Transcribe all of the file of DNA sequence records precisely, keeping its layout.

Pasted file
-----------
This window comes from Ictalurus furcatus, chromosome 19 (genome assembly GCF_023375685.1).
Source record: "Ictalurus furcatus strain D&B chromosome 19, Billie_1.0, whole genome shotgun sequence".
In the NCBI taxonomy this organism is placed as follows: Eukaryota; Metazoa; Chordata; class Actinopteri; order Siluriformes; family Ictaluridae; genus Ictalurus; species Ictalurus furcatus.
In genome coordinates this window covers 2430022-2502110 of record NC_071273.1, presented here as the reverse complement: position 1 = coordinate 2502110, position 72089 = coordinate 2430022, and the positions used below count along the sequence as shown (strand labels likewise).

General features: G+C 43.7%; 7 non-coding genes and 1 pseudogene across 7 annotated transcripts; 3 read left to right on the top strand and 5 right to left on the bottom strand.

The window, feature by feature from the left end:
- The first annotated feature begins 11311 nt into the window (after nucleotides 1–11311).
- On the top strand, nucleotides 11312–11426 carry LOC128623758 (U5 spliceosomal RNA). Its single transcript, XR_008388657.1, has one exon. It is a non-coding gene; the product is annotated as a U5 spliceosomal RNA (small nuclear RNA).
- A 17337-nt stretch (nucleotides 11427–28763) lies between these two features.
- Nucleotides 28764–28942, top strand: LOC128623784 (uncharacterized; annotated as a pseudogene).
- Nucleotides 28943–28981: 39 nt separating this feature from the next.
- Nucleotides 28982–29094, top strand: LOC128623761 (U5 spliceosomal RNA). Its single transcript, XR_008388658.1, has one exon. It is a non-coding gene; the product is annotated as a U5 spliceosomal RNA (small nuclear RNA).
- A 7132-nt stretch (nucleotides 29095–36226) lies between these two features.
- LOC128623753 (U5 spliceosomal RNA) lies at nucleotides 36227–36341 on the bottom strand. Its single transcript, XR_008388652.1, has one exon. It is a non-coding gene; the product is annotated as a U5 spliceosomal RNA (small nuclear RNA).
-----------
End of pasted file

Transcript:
This window comes from Ictalurus furcatus, chromosome 19 (genome assembly GCF_023375685.1).
Source record: "Ictalurus furcatus strain D&B chromosome 19, Billie_1.0, whole genome shotgun sequence".
In the NCBI taxonomy this organism is placed as follows: Eukaryota; Metazoa; Chordata; class Actinopteri; order Siluriformes; family Ictaluridae; genus Ictalurus; species Ictalurus furcatus.
In genome coordinates this window covers 2430022-2502110 of record NC_071273.1, presented here as the reverse complement: position 1 = coordinate 2502110, position 72089 = coordinate 2430022, and the positions used below count along the sequence as shown (strand labels likewise).

General features: G+C 43.7%; 7 non-coding genes and 1 pseudogene across 7 annotated transcripts; 3 read left to right on the top strand and 5 right to left on the bottom strand.

The window, feature by feature from the left end:
- The first annotated feature begins 11311 nt into the window (after nucleotides 1–11311).
- On the top strand, nucleotides 11312–11426 carry LOC128623758 (U5 spliceosomal RNA). Its single transcript, XR_008388657.1, has one exon. It is a non-coding gene; the product is annotated as a U5 spliceosomal RNA (small nuclear RNA).
- A 17337-nt stretch (nucleotides 11427–28763) lies between these two features.
- Nucleotides 28764–28942, top strand: LOC128623784 (uncharacterized; annotated as a pseudogene).
- Nucleotides 28943–28981: 39 nt separating this feature from the next.
- Nucleotides 28982–29094, top strand: LOC128623761 (U5 spliceosomal RNA). Its single transcript, XR_008388658.1, has one exon. It is a non-coding gene; the product is annotated as a U5 spliceosomal RNA (small nuclear RNA).
- A 7132-nt stretch (nucleotides 29095–36226) lies between these two features.
- LOC128623753 (U5 spliceosomal RNA) lies at nucleotides 36227–36341 on the bottom strand. Its single transcript, XR_008388652.1, has one exon. It is a non-coding gene; the product is annotated as a U5 spliceosomal RNA (small nuclear RNA).